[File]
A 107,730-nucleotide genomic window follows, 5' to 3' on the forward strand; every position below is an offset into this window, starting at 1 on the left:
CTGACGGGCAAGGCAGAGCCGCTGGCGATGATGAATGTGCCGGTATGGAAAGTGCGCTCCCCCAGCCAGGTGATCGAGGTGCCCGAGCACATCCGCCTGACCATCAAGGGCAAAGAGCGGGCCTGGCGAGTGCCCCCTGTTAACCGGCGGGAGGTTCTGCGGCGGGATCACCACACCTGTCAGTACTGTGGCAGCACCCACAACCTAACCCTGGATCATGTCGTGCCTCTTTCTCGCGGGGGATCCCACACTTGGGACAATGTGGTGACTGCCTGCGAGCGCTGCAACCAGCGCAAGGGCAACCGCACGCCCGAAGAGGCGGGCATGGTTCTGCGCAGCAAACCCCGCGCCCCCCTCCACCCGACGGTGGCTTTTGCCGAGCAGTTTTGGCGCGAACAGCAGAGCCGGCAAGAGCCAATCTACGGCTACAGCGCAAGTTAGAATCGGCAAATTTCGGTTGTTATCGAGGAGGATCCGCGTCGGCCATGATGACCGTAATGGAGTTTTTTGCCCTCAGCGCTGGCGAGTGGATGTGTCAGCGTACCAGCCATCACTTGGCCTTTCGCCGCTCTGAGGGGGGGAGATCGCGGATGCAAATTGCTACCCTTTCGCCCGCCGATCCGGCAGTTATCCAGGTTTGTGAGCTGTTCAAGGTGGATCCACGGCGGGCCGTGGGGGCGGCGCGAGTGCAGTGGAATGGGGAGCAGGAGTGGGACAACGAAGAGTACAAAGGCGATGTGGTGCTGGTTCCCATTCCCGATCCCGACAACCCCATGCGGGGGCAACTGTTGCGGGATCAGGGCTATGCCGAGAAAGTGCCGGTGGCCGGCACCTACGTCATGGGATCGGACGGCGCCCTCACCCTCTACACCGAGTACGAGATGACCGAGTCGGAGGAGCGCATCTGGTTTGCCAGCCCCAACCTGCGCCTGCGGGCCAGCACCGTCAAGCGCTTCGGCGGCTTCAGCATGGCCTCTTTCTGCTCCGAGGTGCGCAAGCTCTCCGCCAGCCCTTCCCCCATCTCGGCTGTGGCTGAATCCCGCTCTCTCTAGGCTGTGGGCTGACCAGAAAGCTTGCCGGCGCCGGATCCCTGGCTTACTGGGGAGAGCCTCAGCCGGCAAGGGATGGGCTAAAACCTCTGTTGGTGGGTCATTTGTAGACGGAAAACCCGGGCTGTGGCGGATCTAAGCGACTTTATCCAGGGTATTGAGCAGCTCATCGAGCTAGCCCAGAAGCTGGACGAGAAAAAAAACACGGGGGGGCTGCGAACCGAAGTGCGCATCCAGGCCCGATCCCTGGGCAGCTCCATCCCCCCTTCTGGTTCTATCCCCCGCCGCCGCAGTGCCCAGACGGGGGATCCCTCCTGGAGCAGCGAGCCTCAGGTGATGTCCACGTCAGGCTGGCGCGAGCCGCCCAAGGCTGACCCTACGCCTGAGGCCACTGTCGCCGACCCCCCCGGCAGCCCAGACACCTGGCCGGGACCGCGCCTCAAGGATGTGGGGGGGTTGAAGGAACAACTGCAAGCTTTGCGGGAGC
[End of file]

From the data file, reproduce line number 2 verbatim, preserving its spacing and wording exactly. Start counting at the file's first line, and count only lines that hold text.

CTGACGGGCAAGGCAGAGCCGCTGGCGATGATGAATGTGCCGGTATGGAAAGTGCGCTCCCCCAGCCAGGTGATCGAGGTGCCCGAGCACATCCGCCTGACCATCAAGGGCAAAGAGCGGGCCTGGCGAGTGCCCCCTGTTAACCGGCGGGAGGTTCTGCGGCGGGATCACCACACCTGTCAGTACTGTGGCAGCACCCACAACCTAACCCTGGATCATGTCGTGCCTCTTTCTCGCGGGGGATCCCACACTTGGGACAATGTGGTGACTGCCTGCGAGCGCTGCAACCAGCGCAAGGGCAACCGCACGCCCGAAGAGGCGGGCATGGTTCTGCGCAGCAAACCCCGCGCCCCCCTCCACCCGACGGTGGCTTTTGCCGAGCAGTTTTGGCGCGAACAGCAGAGCCGGCAAGAGCCAATCTACGGCTACAGCGCAAGTTAGAATCGGCAAATTTCGGTTGTTATCGAGGAGGATCCGCGTCGGCCATGATGACCGTAATGGAGTTTTTTGCCCTCAGCGCTGGCGAGTGGATGTGTCAGCGTACCAGCCATCACTTGGCCTTTCGCCGCTCTGAGGGGGGGAGATCGCGGATGCAAATTGCTACCCTTTCGCCCGCCGATCCGGCAGTTATCCAGGTTTGTGAGCTGTTCAAGGTGGATCCACGGCGGGCCGTGGGGGCGGCGCGAGTGCAGTGGAATGGGGAGCAGGAGTGGGACAACGAAGAGTACAAAGGCGATGTGGTGCTGGTTCCCATTCCCGATCCCGACAACCCCATGCGGGGGCAACTGTTGCGGGATCAGGGCTATGCCGAGAAAGTGCCGGTGGCCGGCACCTACGTCATGGGATCGGACGGCGCCCTCACCCTCTACACCGAGTACGAGATGACCGAGTCGGAGGAGCGCATCTGGTTTGCCAGCCCCAACCTGCGCCTGCGGGCCAGCACCGTCAAGCGCTTCGGCGGCTTCAGCATGGCCTCTTTCTGCTCCGAGGTGCGCAAGCTCTCCGCCAGCCCTTCCCCCATCTCGGCTGTGGCTGAATCCCGCTCTCTCTAGGCTGTGGGCTGACCAGAAAGCTTGCCGGCGCCGGATCCCTGGCTTACTGGGGAGAGCCTCAGCCGGCAAGGGATGGGCTAAAACCTCTGTTGGTGGGTCATTTGTAGACGGAAAACCCGGGCTGTGGCGGATCTAAGCGACTTTATCCAGGGTATTGAGCAGCTCATCGAGCTAGCCCAGAAGCTGGACGAGAAAAAAAACACGGGGGGGCTGCGAACCGAAGTGCGCATCCAGGCCCGATCCCTGGGCAGCTCCATCCCCCCTTCTGGTTCTATCCCCCGCCGCCGCAGTGCCCAGACGGGGGATCCCTCCTGGAGCAGCGAGCCTCAGGTGATGTCCACGTCAGGCTGGCGCGAGCCGCCCAAGGCTGACCCTACGCCTGAGGCCACTGTCGCCGACCCCCCCGGCAGCCCAGACACCTGGCCGGGACCGCGCCTCAAGGATGTGGGGGGGTTGAAGGAACAACTGCAAGCTTTGCGGGAGC